A recent phenomenon: 76% of the professors interviewed began teaching entrepreneurial journalism courses between 2012 and 2018. These professors can be separated into two different categories: those professors who joined academia recently did so to teach this type of courses specifically, while the more experienced professors - some with up to three decades of teaching experience - had to refocus their careers to include entrepreneurial journalism. Universities commonly respond that, in the face of the (post)industry media crisis, entrepreneurial journalism courses expand the skill set of the journalists they are training.
Recommendation: Implement these skills across the curriculum, not solely in a single isolated course, and follow up with graduates about their career progression. There is room for many universities in Latin America and Spain to incorporate entrepreneurial journalism courses.
The professors are entrepreneurs: 64% of the professors interviewed have been or are media entrepreneurs. Those who were not part of founding a project have provided advice and support to other media startups. And 76% of the professors interviewed worked at some point as a reporter, which is why they have knowledge of the internal workings of newsrooms. In addition, in academic terms, more than half of the professors have a master's degree. This level of specialization, both theoretical and practical, is an attribute which should be utilized.
Recommendation: Incorporate media entrepreneurs into the pool of professors. Communications departments and journalism schools at colleges and universities can offer consulting services to new or already established media. In turn, in the absence of professors interested in teaching in this area, the media entrepreneurs who have already established their projects are potential entrepreneurial journalism professors that universities can recruit.
The paradox of elective courses: Although they are a small portion of our study sample, elective entrepreneurial journalism courses attract students with a higher level of interest in the topic than required courses attract. However, not being included in the core course plan for a communication school, elective courses run the risk of being modified or eliminated from the curriculum altogether, and may not be in alignment with the university’s graduation plan. Committing to an entrepreneurial journalism focus requires addressing the weaknesses and opportunities of making required courses when training professionals.
Recommendation: More research is needed related to keeping journalism curriculums up to date. The goal should be to establish the best way to add entrepreneurial journalism seminars, or even complete courses of study, with a study plan that builds skills strategically.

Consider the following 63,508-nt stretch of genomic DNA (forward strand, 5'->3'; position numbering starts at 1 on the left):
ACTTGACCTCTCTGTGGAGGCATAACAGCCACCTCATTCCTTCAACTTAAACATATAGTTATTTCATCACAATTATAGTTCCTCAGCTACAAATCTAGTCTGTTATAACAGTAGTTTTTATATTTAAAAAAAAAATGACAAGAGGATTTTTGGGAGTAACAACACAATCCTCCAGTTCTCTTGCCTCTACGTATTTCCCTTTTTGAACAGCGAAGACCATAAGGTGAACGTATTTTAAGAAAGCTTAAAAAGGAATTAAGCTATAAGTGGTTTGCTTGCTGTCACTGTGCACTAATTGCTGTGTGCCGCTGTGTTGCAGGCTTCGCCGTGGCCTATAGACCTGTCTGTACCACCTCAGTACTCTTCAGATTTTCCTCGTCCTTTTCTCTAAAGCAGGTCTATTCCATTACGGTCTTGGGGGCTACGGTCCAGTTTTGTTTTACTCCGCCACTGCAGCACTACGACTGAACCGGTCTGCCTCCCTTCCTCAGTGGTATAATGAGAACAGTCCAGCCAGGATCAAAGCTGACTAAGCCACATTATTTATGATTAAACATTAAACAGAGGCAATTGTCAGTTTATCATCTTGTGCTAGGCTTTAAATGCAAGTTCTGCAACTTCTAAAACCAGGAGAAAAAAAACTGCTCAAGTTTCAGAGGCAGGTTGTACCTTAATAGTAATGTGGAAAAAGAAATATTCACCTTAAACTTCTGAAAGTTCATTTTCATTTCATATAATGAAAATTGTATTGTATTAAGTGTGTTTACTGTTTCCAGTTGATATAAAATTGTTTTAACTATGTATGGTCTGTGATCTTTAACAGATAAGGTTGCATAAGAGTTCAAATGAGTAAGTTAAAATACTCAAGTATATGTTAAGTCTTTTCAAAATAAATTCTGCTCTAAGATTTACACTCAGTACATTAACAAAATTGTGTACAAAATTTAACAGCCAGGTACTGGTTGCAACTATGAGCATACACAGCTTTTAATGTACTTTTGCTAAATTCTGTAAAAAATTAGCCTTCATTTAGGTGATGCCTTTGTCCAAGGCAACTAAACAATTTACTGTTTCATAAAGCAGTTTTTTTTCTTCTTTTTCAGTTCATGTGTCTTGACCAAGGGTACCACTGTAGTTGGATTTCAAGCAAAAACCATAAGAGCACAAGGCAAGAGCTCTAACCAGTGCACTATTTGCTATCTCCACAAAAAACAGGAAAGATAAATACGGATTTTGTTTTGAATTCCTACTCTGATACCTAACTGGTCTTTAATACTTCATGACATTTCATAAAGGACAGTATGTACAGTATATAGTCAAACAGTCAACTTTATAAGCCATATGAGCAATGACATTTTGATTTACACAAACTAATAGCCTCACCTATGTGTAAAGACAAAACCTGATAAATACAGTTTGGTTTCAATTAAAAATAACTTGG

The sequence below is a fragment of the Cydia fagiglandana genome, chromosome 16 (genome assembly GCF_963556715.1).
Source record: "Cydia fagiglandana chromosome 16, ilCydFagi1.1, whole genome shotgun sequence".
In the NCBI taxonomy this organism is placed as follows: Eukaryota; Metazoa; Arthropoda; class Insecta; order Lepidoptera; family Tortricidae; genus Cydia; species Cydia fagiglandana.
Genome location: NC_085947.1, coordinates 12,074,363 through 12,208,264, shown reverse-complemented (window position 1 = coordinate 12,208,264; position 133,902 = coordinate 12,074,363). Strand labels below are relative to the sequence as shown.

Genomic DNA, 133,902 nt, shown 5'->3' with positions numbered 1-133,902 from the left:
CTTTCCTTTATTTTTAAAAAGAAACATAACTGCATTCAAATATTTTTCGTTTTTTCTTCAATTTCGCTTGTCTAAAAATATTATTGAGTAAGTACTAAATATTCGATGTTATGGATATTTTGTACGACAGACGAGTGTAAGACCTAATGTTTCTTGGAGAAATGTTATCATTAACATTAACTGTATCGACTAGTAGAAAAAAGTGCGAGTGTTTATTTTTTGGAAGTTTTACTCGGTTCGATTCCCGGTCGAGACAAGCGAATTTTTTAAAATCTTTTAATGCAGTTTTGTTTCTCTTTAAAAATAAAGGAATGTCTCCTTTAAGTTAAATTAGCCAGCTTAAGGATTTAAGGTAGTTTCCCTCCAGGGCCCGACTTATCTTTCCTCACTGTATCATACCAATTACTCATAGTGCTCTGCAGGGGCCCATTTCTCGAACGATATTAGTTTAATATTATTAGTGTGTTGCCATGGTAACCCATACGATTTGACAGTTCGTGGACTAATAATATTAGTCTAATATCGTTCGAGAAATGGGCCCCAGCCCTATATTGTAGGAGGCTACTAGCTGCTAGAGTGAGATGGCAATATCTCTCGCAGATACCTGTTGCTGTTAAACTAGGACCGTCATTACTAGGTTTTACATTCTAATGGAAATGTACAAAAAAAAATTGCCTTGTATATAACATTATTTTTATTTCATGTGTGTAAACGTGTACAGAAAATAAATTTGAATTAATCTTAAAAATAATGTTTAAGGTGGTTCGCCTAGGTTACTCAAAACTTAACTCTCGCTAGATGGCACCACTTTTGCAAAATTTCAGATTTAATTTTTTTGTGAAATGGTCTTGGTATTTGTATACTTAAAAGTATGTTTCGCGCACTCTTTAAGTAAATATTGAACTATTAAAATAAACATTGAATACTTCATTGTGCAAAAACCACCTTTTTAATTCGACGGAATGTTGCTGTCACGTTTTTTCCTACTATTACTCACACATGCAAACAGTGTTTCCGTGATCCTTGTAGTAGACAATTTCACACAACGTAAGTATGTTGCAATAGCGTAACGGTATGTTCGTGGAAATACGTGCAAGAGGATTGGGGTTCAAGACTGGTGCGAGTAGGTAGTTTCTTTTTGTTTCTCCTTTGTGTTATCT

Enthusiastic students afraid of numbers: Almost half of the professors interviewed think what most motivates their students to pursue entrepreneurial journalism is the possibility of creating something that is their own, both editorially and financially. This desire is followed by an interest in creating alternatives to previously established media. But a lack of both financial resources and anxieties over the challenges of managing their own organization are the main discouraging factors. The lack of a business mind-set and the fact that students still do not understand the transformation of the journalism industry are also the main difficulties noted by the professors as they taught their courses. The disconnect between entrepreneurial journalism courses and the rest of the curriculum makes it difficult to address these concerns in a consistent way.
Recommendation: Offer complementary workshops to introduce students to a business mind-set, where they can work with faculty from their university’s business administration department.
Courses connected with entrepreneurs: 80% of professors interviewed have invited a media entrepreneur to their class to share his or her experience with their students. They have also brought in journalists who have developed their own personal brands, as well as invited professionals known for their inter-company innovation. In our analyzed sample group, there were hardly any investors invited as guests. This is a noted weakness, but it is also an opportunity to expand networks and approaches to entrepreneurial journalism courses.
Recommendation: Establish connections among key stakeholders in the entrepreneurial ecosystem in general, share knowledge, technology, networks and opportunities, and provide training, funding and coworking spaces.